thereof), higher fatty ‘acid esters with lower aliphatic
alcohols such as the glyceride esters, etc, Examples of
the suitable higher fatty acids are lauric acid, myristic
65
better operational control of thespray and minimizes
vapor drift of herbicide upon application to the plant ma:
terial. The proportion of alcohol should not be su?i-.
cient to unduly prolong the period in which the marker
becomes visible upon the plant after application thereto
behenic acid, etc. Suitablefatty acid esters are hydro 70 since the marking effect is contingent upon the rapid
evaporation of the solvent medium.
' genated lard ’(e.g. lard ?akes) andsimilar animal and
vegetable fats. 7 Various cellulose compounds may be em
The pressurized composition comprises a pressure-re
ployed also, such as the lower alkyl others of cellulose,
sistant container having a normally closed valve-controlled
e.g. ethyl cellulose. It has been found that optimum
outlet using'a suitable valve assembly. The container is
effects are obtained usually with the use of fatty acid 75 a metallic can usually, but other types of containers may
acid, palmitic acid, stearic acid, .l2-hydroxystearic acid,
3,037,854.
5
The following speci?c examples are further illustra
be employed including glass and plastic containers with
appropriate modi?cations.
tive of the nature of the present invention and it is to
understood that the invention is not limited thereto. All
parts are by weight unless otherwise speci?ed.
Examples [-1 V
The can is sealed by a cup or cover on which is sup
ported a discharge valve which, when operated, will per
mit the contents to flow to a spout. The valve may be of
metallic or plastic structure having any desired ori?ce size.
It is preferred to employ a dip tube such as a flexible plas
The following formulations produced effective herbi
cidal compositions:
tic tube extending to the bottom of the can and near the
side wall thereof, and secured at its upper end to the valve.
With the use of a dip tube, the contents can be discharged 10
from the can in its normal vertical, or almost vertical po
Ingredients
sition. If a container is designed to beheld in an inverted
position, a valve assembly without a dip tube may be used,
Composition
satisfactorily. An acceptable pressurized composition can
be designed and produced with a variety of valves hav
ing discharge ori?ces with varying discharge areas and
with various dimensions of the dip tubes and spouts.
These pressurized compositions in the container may
I
II
III
IV
Percent
Percent
Percent
Percent
15 Marking material __________ __
2. 0A
6. 0A
3. 0B
4. 0B
Herbicide __________________ __
1.80
1. 8C
1.80
2. 3D
33. 1
33. 2
32. 2
be prepared in any suitable manner. One method of ?ll
ing the aerosol cans is by the known pressure ?lling
method wherein the ingredients other than the propellent
Anhydrous Ethanol. _
Methylene Chloride
30. 0
____________________________ __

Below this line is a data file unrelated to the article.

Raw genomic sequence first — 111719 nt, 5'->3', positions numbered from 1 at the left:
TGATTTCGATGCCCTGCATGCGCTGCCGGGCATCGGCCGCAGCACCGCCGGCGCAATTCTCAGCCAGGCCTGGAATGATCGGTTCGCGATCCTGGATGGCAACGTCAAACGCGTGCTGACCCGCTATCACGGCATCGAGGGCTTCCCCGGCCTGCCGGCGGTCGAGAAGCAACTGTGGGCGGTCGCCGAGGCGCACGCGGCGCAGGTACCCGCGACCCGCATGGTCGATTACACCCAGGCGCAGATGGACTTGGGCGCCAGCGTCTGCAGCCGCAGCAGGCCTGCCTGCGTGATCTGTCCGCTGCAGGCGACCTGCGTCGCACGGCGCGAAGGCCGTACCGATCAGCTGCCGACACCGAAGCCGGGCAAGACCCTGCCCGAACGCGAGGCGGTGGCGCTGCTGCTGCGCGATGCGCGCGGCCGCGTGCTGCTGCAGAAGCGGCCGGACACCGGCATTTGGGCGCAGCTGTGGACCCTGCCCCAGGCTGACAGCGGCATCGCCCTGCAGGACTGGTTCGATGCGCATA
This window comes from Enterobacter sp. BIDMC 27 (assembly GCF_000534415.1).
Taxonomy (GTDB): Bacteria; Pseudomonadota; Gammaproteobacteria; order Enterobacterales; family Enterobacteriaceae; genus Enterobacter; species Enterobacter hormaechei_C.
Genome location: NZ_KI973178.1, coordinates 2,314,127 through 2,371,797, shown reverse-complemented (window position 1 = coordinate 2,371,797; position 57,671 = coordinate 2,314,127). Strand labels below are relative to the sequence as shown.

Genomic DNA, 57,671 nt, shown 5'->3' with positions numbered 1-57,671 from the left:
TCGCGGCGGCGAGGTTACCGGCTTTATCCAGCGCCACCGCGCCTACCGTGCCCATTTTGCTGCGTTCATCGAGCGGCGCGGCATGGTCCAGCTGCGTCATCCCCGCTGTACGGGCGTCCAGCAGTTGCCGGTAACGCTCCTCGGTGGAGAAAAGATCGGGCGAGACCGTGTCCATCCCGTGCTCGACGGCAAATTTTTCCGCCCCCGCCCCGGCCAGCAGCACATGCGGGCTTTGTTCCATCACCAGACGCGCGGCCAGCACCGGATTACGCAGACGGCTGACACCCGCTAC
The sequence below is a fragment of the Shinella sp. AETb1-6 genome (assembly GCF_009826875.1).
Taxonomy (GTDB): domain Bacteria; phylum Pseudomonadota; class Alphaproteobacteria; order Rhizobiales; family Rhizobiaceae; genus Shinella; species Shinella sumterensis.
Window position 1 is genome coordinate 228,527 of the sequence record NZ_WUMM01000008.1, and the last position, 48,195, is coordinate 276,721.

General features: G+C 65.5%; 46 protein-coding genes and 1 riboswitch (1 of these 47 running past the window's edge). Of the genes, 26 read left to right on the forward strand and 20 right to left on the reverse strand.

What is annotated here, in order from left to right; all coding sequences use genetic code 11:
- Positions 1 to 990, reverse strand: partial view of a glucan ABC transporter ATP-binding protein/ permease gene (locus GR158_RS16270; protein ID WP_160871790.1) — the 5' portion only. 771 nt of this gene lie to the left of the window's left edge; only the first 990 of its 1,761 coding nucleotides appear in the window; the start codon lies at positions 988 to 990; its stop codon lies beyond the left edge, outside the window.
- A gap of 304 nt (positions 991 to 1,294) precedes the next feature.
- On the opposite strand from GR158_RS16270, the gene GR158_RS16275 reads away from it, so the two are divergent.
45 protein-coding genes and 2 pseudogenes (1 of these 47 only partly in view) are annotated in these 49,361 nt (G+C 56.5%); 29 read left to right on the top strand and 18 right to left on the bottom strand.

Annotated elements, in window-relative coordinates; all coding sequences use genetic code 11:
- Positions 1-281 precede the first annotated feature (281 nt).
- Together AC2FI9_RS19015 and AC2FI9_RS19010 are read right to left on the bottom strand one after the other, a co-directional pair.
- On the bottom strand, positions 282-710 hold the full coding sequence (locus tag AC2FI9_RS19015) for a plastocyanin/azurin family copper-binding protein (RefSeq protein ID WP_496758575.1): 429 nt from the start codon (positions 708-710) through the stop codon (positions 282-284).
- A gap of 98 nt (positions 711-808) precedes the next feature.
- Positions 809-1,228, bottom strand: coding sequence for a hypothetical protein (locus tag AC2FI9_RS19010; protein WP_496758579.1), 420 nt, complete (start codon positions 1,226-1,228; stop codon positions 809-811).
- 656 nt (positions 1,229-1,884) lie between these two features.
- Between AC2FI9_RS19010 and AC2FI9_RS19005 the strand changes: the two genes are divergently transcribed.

Freon-11- _
Freon-12- _
34. 65
28. 45
32. 45
26. 55
35.35
34. 65
28. 35
8. 35
20. 00
20 Code:
A. l2-Hydroxystearie acid
are added to the pressure container which is subsequently
B. 94% stearic acid-6% palmitic acid.
sealed. Thereafter, the propellant under pressure is intro
duced into the container through the valve or by other
appropriate means. If desired, the container may be
D. Butoxyethoxypropyl ester of Z,‘l-dlChlOI‘ODhEHOXYaCBtlC acid.
_
_
O. Iso-octyl (2-ethylhexyl) ester of 2,4-dichlorophenoxyacetic acid.
These formulas were prepared in the preferred man
ner by adding the stearic acid in the form of a pellet
of approximately 13—l4 grams into an open metallic con
tainer having about ‘a 12 ounce capacity. The balance
chilled slightly during this operation. Another procedure
is a cold-?lling operation, wherein the stearic acid and
herbicide are added in any suitable form to the aerosol
of the ingredients of each formula except the propellant
container followed by addition of the propellant-solvent
system at low temperatures such as from about 0 to minus 30 gases were mixed together and pre~cooled to a tempera
ture of about -40° F. ‘and added to the containen'fol
40° F.
lowed by addition of the propellant gases in lique?ed
The type and amount of propellant ‘determines the pres
form. A valve assembly including the normally closed
sure in the container. Any suitable pressure su?icient to
propel the contents may be employed.
The Interstate
valve and dip tube is inserted, and the container is
sure for various types of propellants and containers for
products moving in interstate commerce unless a special
After the product has been permitted to warm
to room temperature, it has a pressure of about 35 p.s.i.g.
at 70° F. and it is ready to be dispensed through the
permit is obtained. With products containing the lique
manually operated valve.
Commerce Commission has prescribed a maximum pres
35 sealed.
.
The above compositions have been found to be ef
?ed propellants, it is preferred to have a maximum pres